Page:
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Preparing Your Patients with Cancer for the Holidays

November 29, 2021 | AONN+ Blog
Featuring:
Lillie D. Shockney, RN, BS, MAS, HON-ONN-CG
Lillie D. Shockney, RN, BS, MAS, HON-ONN-CG
Editor-in-Chief, JONS; Co-Founder, AONN+; University Distinguished Service Professor of Breast Cancer, Professor of Surgery, Johns Hopkins University School of Medicine; Co-Developer, Work Stride-Managing Cancer at Work, Johns Hopkins Healthcare Solutions

Patients who are clearly immune compromised (eg, receiving chemotherapy, radiation therapy, or immunotherapy, or who have advanced disease) need to be very careful of being in the presence of individuals who are not vaccinated for COVID19. And remember, if someone has contracted COVID-19 in the past, that doesn’t protect them from getting the virus again and spreading it to others. Ideally, our patients with cancer should be in the company of family and friends who HAVE been fully vaccinated. Our patients themselves should be fully vaccinated and should have received their booster as well. This gives our patients the best opportunity for protection against individuals who may pass the virus to them. If there will be family or friends who are not vaccinated, then these individuals should do the right thing and test negative for COVID-19 within 48 hours of visiting the patient. Some pharmacy chain stores have run low on their supplies of test kits, but amazon.com still has lots of them. Individuals should be advised to purchase these test kits now so they have them for the holidays—starting with Thanksgiving—and continuing through New Year’s Day. They average $24 for a kit that contains 2 tests with easy-to-follow instructions and provide results in just 20 minutes. In fact, testing should be done for visitors of all ages and not reserved just for adults who are unvaccinated.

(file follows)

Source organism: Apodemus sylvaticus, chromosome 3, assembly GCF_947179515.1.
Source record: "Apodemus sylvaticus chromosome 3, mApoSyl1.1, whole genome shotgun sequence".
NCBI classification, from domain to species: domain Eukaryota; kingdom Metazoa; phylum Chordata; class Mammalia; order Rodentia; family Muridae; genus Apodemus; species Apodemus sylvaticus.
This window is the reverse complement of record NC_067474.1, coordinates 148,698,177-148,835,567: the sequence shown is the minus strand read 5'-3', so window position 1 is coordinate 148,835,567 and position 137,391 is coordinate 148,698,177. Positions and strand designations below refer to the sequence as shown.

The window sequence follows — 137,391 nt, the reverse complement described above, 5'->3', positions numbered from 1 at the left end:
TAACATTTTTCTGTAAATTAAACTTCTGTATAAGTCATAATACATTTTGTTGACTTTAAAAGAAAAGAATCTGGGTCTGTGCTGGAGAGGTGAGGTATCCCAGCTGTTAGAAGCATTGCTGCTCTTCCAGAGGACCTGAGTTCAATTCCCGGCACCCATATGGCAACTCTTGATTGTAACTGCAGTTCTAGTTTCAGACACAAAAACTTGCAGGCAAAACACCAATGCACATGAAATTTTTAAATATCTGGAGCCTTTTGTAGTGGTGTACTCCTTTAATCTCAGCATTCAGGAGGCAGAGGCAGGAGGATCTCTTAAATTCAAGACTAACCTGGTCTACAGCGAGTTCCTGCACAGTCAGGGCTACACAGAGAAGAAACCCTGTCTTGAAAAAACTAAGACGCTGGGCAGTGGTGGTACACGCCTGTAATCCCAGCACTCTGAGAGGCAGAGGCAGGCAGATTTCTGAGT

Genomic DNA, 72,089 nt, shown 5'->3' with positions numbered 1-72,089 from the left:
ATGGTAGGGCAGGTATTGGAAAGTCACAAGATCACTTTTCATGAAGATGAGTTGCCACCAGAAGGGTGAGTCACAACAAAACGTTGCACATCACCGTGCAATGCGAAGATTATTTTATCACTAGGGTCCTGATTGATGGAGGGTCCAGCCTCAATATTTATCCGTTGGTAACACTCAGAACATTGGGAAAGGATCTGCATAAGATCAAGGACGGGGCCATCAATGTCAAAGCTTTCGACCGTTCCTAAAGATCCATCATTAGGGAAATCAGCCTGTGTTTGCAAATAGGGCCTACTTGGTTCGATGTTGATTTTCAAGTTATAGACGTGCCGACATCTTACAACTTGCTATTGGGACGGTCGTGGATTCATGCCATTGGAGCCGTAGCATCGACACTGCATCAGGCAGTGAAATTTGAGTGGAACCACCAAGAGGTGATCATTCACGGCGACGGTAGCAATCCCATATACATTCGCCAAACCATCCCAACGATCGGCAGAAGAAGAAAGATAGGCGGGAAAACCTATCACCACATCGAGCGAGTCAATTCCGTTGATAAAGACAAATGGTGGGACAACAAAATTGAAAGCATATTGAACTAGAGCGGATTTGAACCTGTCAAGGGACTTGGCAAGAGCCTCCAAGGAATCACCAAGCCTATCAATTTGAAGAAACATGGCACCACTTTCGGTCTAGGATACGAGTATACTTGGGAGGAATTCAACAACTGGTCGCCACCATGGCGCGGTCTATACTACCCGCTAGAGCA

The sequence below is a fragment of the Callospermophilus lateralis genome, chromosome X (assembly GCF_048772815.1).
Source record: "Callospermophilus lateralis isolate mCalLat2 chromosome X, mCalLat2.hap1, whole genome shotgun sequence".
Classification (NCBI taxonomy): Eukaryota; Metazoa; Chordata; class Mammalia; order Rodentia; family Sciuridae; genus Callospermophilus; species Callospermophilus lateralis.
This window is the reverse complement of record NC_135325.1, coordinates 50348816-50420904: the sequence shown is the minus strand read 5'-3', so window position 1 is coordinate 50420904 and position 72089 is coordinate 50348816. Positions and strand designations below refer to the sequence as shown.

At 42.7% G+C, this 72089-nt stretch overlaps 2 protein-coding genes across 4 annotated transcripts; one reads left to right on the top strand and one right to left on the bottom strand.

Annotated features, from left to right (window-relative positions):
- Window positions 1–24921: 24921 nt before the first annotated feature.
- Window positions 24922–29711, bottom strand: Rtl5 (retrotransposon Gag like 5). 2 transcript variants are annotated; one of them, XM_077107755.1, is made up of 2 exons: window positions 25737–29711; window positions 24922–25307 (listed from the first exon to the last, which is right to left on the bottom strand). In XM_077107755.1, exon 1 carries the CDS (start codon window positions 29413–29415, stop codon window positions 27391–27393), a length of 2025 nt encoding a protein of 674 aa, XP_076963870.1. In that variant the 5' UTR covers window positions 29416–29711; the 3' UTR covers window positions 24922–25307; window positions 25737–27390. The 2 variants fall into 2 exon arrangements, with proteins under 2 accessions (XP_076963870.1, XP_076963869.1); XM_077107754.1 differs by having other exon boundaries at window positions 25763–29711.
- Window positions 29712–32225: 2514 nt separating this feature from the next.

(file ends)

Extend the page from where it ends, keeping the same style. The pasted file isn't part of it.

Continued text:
Promote lots of hand washing and encourage folks to get their flu shots, too. It has been determined to be fine to get both the flu shot and a COVID-19 vaccine at the same time, just using different arms.

At this time of year, the temperatures drop in many geographic areas, so patients should be bundled up with warm hats and gloves when outdoors. This is especially important for those who have lost their hair due to chemotherapy. We lose 80% of our body heat from the top of our head.

If someone has a cold or flu, they should not be around a cancer patient who is actively receiving treatment or who has advanced disease and is receiving palliative treatment. This is a time to use Zoom, Facetime, or Skype instead of face-to-face contact.

Take lots of photos! Holidays come and go, but photos of family and friends together last forever. Though the visiting time may even be briefer than usual, taking photos is a great way to remember the holidays.

Safety first—so there can be many more happy holidays in the years to come.

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